UNITED STATES: Reed Hastings ends his streak as Netflix’s co-CEO by announcing that he will be stepping down from the position on January 19. Hastings had been Netflix’s CEO after taking over the position from Marc Randolph, his friend, and fellow company co-founder, in the late 1990s.
The present Chief Operating Officer, Greg Peters, would take over to become the co-CEO alongside Ted Sarandos. Hastings, on the other hand, would remain as Executive Chairman.
In a recent blog post, Hastings said that he would aid Greg and Ted and follow up on his duties. He also says that his focus will now be on doing good things for others and figuring out how Netflix’s stock is doing.
Hastings lauds the company for its innovations and efficiency, which give a lot of power to the top performers and a lot of liberty to ensure Netflix’s success.
The company announced an increase in Netflix’s subscriber growth in a letter to the shareholders, suggesting the inclusion of ads in the unadvanced version of the streaming service. This is useful, as the inclusion of ads helps fight hard competition by targeting cost-conscious customers.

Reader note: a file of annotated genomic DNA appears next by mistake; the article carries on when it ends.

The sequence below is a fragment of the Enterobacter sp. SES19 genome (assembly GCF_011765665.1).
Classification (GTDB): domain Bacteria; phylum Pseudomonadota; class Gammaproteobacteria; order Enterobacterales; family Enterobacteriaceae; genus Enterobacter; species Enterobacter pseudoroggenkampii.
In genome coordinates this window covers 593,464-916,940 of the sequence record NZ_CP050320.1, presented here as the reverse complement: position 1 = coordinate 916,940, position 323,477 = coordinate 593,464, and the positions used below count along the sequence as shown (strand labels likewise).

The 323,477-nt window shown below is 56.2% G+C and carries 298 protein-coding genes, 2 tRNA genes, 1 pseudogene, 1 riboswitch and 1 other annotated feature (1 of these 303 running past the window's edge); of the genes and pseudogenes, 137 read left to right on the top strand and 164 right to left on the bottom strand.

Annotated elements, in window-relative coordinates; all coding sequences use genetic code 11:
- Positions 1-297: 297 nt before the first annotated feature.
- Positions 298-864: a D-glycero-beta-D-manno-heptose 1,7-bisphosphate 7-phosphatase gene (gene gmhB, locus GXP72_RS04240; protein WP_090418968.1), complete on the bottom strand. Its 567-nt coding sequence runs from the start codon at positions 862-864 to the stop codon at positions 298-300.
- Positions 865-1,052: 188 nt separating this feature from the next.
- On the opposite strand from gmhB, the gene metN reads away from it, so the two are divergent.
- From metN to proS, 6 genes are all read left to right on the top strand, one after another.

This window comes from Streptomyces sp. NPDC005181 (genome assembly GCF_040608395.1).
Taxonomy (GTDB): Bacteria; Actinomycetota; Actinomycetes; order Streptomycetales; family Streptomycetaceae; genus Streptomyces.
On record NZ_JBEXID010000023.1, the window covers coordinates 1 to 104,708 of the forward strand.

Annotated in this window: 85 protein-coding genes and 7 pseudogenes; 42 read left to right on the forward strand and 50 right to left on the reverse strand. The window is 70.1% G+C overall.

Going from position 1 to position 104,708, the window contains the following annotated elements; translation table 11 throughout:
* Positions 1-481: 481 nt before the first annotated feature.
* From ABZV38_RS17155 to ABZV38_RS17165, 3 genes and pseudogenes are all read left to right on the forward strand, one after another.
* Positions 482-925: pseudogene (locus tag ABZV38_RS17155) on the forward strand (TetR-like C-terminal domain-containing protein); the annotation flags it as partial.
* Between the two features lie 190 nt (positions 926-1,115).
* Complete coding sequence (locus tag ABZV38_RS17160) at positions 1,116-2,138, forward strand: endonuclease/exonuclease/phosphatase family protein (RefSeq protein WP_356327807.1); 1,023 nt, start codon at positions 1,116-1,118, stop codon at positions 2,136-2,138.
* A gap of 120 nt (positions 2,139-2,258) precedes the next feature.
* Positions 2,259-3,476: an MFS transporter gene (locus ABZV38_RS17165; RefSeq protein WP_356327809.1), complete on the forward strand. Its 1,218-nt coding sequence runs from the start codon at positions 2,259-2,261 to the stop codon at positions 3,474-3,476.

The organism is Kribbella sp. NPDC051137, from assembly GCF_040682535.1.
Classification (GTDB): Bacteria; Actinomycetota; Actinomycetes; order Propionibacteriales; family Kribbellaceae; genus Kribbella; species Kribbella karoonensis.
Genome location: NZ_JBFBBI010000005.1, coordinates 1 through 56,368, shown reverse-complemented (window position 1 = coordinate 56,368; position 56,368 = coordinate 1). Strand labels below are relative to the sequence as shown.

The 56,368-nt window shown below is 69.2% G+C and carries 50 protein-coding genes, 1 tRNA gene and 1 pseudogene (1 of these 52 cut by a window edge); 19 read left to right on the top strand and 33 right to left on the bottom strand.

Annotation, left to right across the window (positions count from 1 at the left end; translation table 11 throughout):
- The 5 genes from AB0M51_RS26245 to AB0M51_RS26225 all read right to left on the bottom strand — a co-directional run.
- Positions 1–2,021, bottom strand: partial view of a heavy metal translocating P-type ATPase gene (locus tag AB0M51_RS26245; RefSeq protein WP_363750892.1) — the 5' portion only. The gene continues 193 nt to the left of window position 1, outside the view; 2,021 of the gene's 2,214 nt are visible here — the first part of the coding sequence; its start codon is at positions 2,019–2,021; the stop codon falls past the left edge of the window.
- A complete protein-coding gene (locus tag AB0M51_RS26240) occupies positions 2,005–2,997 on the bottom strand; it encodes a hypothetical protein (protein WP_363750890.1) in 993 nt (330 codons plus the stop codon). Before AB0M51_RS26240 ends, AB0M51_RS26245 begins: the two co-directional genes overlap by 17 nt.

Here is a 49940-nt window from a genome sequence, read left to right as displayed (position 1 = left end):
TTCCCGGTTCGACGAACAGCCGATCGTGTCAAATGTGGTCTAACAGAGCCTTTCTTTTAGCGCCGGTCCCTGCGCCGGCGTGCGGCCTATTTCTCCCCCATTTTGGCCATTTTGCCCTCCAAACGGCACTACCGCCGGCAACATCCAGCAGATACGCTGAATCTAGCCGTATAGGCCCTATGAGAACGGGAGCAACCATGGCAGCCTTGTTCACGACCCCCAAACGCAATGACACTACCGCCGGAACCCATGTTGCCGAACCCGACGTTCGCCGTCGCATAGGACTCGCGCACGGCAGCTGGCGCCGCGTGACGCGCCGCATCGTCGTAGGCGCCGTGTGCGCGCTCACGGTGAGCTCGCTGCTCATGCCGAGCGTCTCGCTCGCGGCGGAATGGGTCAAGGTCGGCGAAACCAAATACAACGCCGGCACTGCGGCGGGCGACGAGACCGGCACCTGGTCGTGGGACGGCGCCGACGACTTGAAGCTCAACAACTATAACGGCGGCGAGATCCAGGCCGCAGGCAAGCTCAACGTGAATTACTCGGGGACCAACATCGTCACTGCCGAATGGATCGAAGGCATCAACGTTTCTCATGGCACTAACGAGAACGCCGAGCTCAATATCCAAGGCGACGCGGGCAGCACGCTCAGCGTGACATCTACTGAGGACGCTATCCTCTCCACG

Netflix’s worldwide subscribers are now 231 million, with a 7.7 million surge from October to December. This has helped Netflix stay ahead of its rival streaming competition, like that of Amazon, Hulu, Apple, and Google’s YouTube. Walt Disney Co.
On the other hand, Netflix lost 2 lakh subscribers in the first quarter of the fiscal year and another 2 million in the second half.
Neil Saunders, who is in charge of GlobalData, says that when Hasting leaves his job, “the company’s culture could change and become more cautious, especially since the economy is still uncertain.”
Incoming co-CEO Peters, who had confirmed that there would be no major changes to announce, says in an interview with an analyst that “there are no big strategy shifts.”
Richard Greenfield, a veteran media analyst at LightShed Ventures, says that Hastings’ way of handling the change in management is “elegant.”